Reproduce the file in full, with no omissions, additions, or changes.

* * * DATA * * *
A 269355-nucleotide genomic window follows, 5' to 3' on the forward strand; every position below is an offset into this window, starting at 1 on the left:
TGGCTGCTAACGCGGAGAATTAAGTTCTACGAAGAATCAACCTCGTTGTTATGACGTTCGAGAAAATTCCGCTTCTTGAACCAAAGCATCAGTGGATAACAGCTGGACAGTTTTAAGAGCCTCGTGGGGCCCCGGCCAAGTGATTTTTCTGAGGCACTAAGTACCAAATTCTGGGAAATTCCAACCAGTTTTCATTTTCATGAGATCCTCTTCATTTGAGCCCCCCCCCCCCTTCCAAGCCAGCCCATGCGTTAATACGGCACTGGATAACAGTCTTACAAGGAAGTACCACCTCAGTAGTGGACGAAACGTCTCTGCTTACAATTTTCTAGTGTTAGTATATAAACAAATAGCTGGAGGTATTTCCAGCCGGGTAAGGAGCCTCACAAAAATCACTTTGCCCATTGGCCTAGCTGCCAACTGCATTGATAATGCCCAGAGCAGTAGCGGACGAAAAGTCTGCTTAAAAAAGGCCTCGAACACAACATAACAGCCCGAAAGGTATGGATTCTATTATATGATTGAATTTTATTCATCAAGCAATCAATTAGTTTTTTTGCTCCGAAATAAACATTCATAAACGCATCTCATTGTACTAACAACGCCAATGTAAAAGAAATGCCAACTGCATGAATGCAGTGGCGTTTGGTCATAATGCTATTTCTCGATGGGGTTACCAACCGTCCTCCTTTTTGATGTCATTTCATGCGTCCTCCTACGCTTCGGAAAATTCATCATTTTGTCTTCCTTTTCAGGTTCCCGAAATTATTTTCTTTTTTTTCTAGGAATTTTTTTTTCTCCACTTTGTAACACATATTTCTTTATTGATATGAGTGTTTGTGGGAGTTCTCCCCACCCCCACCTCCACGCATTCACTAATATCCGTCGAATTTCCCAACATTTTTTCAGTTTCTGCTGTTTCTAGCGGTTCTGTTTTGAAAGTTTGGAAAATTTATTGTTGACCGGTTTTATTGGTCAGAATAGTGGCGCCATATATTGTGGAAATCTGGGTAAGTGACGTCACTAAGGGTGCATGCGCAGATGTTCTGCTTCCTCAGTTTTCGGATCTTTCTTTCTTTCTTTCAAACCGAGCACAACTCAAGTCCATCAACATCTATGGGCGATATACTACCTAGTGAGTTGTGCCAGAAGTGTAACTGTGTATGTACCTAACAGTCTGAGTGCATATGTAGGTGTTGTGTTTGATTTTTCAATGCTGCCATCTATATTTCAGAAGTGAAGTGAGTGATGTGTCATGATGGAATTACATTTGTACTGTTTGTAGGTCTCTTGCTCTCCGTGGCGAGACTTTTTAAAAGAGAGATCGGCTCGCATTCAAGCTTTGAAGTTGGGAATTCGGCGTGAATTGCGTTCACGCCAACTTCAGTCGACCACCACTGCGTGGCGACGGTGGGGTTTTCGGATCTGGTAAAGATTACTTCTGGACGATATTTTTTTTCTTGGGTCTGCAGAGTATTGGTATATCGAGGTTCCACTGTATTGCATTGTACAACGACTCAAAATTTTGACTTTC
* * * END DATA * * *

A 269355-nucleotide genomic window follows, 5' to 3' on the forward strand; every position below is an offset into this window, starting at 1 on the left:
TGGCTGCTAACGCGGAGAATTAAGTTCTACGAAGAATCAACCTCGTTGTTATGACGTTCGAGAAAATTCCGCTTCTTGAACCAAAGCATCAGTGGATAACAGCTGGACAGTTTTAAGAGCCTCGTGGGGCCCCGGCCAAGTGATTTTTCTGAGGCACTAAGTACCAAATTCTGGGAAATTCCAACCAGTTTTCATTTTCATGAGATCCTCTTCATTTGAGCCCCCCCCCCCCTTCCAAGCCAGCCCATGCGTTAATACGGCACTGGATAACAGTCTTACAAGGAAGTACCACCTCAGTAGTGGACGAAACGTCTCTGCTTACAATTTTCTAGTGTTAGTATATAAACAAATAGCTGGAGGTATTTCCAGCCGGGTAAGGAGCCTCACAAAAATCACTTTGCCCATTGGCCTAGCTGCCAACTGCATTGATAATGCCCAGAGCAGTAGCGGACGAAAAGTCTGCTTAAAAAAGGCCTCGAACACAACATAACAGCCCGAAAGGTATGGATTCTATTATATGATTGAATTTTATTCATCAAGCAATCAATTAGTTTTTTTGCTCCGAAATAAACATTCATAAACGCATCTCATTGTACTAACAACGCCAATGTAAAAGAAATGCCAACTGCATGAATGCAGTGGCGTTTGGTCATAATGCTATTTCTCGATGGGGTTACCAACCGTCCTCCTTTTTGATGTCATTTCATGCGTCCTCCTACGCTTCGGAAAATTCATCATTTTGTCTTCCTTTTCAGGTTCCCGAAATTATTTTCTTTTTTTTCTAGGAATTTTTTTTTCTCCACTTTGTAACACATATTTCTTTATTGATATGAGTGTTTGTGGGAGTTCTCCCCACCCCCACCTCCACGCATTCACTAATATCCGTCGAATTTCCCAACATTTTTTCAGTTTCTGCTGTTTCTAGCGGTTCTGTTTTGAAAGTTTGGAAAATTTATTGTTGACCGGTTTTATTGGTCAGAATAGTGGCGCCATATATTGTGGAAATCTGGGTAAGTGACGTCACTAAGGGTGCATGCGCAGATGTTCTGCTTCCTCAGTTTTCGGATCTTTCTTTCTTTCTTTCAAACCGAGCACAACTCAAGTCCATCAACATCTATGGGCGATATACTACCTAGTGAGTTGTGCCAGAAGTGTAACTGTGTATGTACCTAACAGTCTGAGTGCATATGTAGGTGTTGTGTTTGATTTTTCAATGCTGCCATCTATATTTCAGAAGTGAAGTGAGTGATGTGTCATGATGGAATTACATTTGTACTGTTTGTAGGTCTCTTGCTCTCCGTGGCGAGACTTTTTAAAAGAGAGATCGGCTCGCATTCAAGCTTTGAAGTTGGGAATTCGGCGTGAATTGCGTTCACGCCAACTTCAGTCGACCACCACTGCGTGGCGACGGTGGGGTTTTCGGATCTGGTAAAGATTACTTCTGGACGATATTTTTTTTCTTGGGTCTGCAGAGTATTGGTATATCGAGGTTCCACTGTATTGCATTGTACAACGACTCAAAATTTTGACTTTC